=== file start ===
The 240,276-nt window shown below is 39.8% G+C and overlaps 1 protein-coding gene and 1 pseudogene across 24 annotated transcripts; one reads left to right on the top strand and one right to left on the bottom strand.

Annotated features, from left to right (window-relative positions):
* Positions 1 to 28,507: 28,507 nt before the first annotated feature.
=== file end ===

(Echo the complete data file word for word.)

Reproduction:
The 240,276-nt window shown below is 39.8% G+C and overlaps 1 protein-coding gene and 1 pseudogene across 24 annotated transcripts; one reads left to right on the top strand and one right to left on the bottom strand.

Annotated features, from left to right (window-relative positions):
* Positions 1 to 28,507: 28,507 nt before the first annotated feature.